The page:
The Truth And The Myth Of The New England Defense

Justin takes a look at the myth and realities surrounding the New England Patriots much maligned defense

A year ago, no one would argue that the first round pick of the New England Patriots was a far better immediate return than the Jets first round pick Kyle Wilson. Devin McCourty nearly got the nod for Defensive Rookie of the Year, something that eventually went to one of the greatest defensive players of his draft class and someone who should have won the Heisman as a defensive tackle, Ndamukong Suh.

Ras I Dowling, the 33rd overall pick of the 2011 draft, may have been the next Mccourty, but since he was put on IR, the Patriots pass defense has suffered.

So why is this year’s Patriots pass defense ranked 32nd in the league? Before getting to details, remember we are only halfway through the season. The experiment the Jets had on offense is the same one New England has had on defense. While I do not make assurances to Patriots fans on a regular basis, I will offer one for the fanatics. They will be in the top 20 by the end of the year. This is the age of reason. Beat writers unfortunately need something to write about on a daily basis, and constant praise does not sell papers.

Was there a turning point for this year’s slide against the pass? No. It started before the season began, when the once mysterious Belichick, who at one time utilized all sorts of corner blitzes, 1-5-5 formations, and various types of zone blitzes, pretty much proclaimed to the world that he was going with a 4-3 (probably to calm the nerves of Albert Haynesworth). This immediately sent a red flag to Patriots fans, as Belichick usually lets no one know anything before he does it.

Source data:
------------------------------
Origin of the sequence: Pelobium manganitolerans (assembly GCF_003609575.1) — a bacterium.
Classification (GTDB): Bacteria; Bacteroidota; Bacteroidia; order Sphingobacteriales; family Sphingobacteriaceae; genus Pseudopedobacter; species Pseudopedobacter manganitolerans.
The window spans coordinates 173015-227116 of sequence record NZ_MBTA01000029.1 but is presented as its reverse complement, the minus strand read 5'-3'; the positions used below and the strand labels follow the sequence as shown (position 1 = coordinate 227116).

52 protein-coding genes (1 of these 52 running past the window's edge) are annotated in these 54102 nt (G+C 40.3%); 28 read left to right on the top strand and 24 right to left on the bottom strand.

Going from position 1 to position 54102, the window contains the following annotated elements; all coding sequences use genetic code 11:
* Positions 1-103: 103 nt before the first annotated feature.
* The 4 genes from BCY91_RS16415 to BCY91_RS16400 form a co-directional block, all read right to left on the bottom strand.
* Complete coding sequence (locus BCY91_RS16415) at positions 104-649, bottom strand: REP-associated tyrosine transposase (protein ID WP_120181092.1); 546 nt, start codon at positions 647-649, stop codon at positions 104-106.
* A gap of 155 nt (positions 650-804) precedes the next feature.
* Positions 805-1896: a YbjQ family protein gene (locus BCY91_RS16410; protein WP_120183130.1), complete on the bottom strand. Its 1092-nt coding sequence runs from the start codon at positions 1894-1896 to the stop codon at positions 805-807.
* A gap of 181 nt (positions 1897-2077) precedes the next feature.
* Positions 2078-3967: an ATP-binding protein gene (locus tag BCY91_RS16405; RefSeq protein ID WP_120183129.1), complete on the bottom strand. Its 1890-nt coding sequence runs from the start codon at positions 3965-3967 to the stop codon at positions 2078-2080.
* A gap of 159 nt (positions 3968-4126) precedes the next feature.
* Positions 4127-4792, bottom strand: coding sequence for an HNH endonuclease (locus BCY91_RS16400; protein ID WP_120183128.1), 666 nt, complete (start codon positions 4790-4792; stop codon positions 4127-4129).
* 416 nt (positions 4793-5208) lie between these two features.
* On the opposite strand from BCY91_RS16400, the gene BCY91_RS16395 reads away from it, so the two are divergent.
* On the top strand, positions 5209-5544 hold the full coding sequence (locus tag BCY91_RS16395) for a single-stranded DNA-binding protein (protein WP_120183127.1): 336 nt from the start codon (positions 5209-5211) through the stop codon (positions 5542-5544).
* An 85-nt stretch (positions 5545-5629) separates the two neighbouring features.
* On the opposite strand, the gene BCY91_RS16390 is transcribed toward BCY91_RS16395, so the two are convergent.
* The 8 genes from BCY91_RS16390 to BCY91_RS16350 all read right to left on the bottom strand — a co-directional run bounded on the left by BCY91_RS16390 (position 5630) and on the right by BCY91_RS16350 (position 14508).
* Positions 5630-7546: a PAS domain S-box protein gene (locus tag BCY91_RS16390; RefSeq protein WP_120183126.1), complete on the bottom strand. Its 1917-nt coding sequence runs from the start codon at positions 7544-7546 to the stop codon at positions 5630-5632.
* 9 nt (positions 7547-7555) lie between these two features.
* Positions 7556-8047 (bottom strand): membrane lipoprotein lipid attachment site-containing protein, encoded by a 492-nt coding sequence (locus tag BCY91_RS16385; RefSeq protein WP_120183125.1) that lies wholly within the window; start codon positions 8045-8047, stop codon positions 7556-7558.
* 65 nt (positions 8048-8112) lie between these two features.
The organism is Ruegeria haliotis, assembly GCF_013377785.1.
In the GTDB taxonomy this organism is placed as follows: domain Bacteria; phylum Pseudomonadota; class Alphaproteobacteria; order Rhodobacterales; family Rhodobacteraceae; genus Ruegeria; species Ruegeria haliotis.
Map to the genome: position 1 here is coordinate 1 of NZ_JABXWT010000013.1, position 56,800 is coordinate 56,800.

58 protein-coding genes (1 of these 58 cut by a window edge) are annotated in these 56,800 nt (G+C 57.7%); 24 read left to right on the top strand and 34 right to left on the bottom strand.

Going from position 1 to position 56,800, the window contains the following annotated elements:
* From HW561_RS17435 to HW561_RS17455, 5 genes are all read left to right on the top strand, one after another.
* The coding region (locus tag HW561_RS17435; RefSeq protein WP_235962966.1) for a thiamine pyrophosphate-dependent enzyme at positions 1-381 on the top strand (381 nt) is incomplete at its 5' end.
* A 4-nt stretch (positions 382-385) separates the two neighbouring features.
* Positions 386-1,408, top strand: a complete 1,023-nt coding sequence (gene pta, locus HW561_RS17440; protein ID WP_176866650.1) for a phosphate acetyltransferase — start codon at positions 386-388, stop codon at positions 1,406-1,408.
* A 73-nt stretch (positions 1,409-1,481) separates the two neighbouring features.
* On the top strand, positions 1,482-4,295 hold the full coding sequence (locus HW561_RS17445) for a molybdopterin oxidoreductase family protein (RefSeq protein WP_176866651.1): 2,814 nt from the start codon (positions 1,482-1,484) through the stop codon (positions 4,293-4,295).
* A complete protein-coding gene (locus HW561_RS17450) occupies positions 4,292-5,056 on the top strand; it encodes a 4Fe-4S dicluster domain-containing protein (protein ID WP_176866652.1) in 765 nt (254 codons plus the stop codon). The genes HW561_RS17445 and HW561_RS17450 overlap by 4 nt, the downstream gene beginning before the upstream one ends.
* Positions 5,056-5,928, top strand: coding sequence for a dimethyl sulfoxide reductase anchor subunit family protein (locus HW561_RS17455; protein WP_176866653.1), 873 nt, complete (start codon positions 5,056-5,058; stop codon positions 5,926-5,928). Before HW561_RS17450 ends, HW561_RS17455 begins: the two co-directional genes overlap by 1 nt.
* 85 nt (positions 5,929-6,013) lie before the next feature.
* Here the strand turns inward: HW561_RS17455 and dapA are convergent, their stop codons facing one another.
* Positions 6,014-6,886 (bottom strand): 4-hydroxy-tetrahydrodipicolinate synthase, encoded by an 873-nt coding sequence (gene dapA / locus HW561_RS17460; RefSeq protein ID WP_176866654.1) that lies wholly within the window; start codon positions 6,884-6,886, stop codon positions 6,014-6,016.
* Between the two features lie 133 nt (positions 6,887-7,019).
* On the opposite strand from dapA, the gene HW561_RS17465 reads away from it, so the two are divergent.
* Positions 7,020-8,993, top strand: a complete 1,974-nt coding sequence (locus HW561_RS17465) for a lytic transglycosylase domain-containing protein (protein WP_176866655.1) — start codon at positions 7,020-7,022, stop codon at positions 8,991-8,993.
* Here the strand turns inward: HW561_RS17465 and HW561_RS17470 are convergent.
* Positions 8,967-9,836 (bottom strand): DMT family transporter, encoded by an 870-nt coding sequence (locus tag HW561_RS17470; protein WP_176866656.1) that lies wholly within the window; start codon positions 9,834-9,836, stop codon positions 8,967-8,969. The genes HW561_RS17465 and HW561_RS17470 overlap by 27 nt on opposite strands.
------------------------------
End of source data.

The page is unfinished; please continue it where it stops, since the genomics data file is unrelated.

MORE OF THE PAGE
So they went with the 4-3 and abandoned the 3-4. If you are going to go with a 4-3, as the Lions have done, you are going to need guys who play hard on every play and have a deep rotation of defensive tackles. Drafting a “can’t miss” top 5 defensive tackle two years in a row as the Lions have done makes things pretty easy for a defensive line coach.

A 34 year old Shaun Ellis, a 30 year old Vince Wilfork, and a 30 year old “seriously lacking in competitiveness when he has over $10,000,000 in the bank” Albert Haynesworth does not. The other glaring issue with the Patriots defensive line? Chemistry. Shaun Ellis, Albert Haynesworth, Mark Anderson and Andre Carter have not played double digit games together. They haven’t even played double digit games for the Patriots. The defensive line rotation is, to put it mildly, a work in progress.

The Patriots currently have 9 defensive lineman in the starting rotation. They’ve got pass rushers and they’ve got run stuffers, but if they’re going to have success as a unit, it’s going to know exactly how to rotate them depending on the opposing offense that is going to keep their secondary from becoming vulnerable against 20 yard post routes.

To compare to a friendly rival, Rex Ryan drafted two defensive players this year, one last year. It took Rex Ryan a full year to give Kyle Wilson a starting nickel job, and Kenrick Ellis won’t become the starting nose tackle until next year. If not for necessity, Muhammad Wilkerson wouldn’t be a starting defensive end. Only two of the seven lineman have not been on the team for more than a year. Most have been on the team for at least 4.

Even more than offense, defensive players need the trust of their coach. They need the same eyes their coach has, to see when a run is coming, to see when a pass is coming, to see the play action, etc. etc. The Patriots defense is already 6th against the run, the pass will catch up.